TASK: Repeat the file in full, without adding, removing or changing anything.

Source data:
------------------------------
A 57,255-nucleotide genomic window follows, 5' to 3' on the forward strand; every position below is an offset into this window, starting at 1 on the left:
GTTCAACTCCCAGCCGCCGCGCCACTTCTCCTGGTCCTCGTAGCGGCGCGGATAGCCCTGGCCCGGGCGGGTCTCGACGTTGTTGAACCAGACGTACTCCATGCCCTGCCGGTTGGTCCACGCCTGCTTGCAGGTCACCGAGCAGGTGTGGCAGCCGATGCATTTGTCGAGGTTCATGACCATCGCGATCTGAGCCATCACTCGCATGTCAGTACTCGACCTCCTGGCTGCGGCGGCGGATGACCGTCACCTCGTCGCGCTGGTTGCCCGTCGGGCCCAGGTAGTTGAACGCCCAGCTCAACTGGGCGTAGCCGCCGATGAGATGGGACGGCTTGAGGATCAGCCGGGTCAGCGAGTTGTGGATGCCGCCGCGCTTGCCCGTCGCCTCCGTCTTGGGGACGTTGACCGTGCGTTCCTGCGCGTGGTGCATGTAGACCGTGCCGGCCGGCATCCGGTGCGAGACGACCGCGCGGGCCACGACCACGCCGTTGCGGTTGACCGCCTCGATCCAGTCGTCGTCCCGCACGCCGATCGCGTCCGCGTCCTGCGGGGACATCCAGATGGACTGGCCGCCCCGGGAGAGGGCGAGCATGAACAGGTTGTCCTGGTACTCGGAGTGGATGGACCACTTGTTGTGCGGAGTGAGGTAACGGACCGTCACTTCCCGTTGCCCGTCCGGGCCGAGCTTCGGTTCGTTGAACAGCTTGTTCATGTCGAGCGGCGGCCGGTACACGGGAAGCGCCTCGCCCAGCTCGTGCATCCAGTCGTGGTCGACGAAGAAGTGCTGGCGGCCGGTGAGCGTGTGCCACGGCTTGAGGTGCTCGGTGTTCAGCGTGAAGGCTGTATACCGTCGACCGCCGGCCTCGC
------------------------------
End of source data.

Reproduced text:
A 57,255-nucleotide genomic window follows, 5' to 3' on the forward strand; every position below is an offset into this window, starting at 1 on the left:
GTTCAACTCCCAGCCGCCGCGCCACTTCTCCTGGTCCTCGTAGCGGCGCGGATAGCCCTGGCCCGGGCGGGTCTCGACGTTGTTGAACCAGACGTACTCCATGCCCTGCCGGTTGGTCCACGCCTGCTTGCAGGTCACCGAGCAGGTGTGGCAGCCGATGCATTTGTCGAGGTTCATGACCATCGCGATCTGAGCCATCACTCGCATGTCAGTACTCGACCTCCTGGCTGCGGCGGCGGATGACCGTCACCTCGTCGCGCTGGTTGCCCGTCGGGCCCAGGTAGTTGAACGCCCAGCTCAACTGGGCGTAGCCGCCGATGAGATGGGACGGCTTGAGGATCAGCCGGGTCAGCGAGTTGTGGATGCCGCCGCGCTTGCCCGTCGCCTCCGTCTTGGGGACGTTGACCGTGCGTTCCTGCGCGTGGTGCATGTAGACCGTGCCGGCCGGCATCCGGTGCGAGACGACCGCGCGGGCCACGACCACGCCGTTGCGGTTGACCGCCTCGATCCAGTCGTCGTCCCGCACGCCGATCGCGTCCGCGTCCTGCGGGGACATCCAGATGGACTGGCCGCCCCGGGAGAGGGCGAGCATGAACAGGTTGTCCTGGTACTCGGAGTGGATGGACCACTTGTTGTGCGGAGTGAGGTAACGGACCGTCACTTCCCGTTGCCCGTCCGGGCCGAGCTTCGGTTCGTTGAACAGCTTGTTCATGTCGAGCGGCGGCCGGTACACGGGAAGCGCCTCGCCCAGCTCGTGCATCCAGTCGTGGTCGACGAAGAAGTGCTGGCGGCCGGTGAGCGTGTGCCACGGCTTGAGGTGCTCGGTGTTCAGCGTGAAGGCTGTATACCGTCGACCGCCGGCCTCGC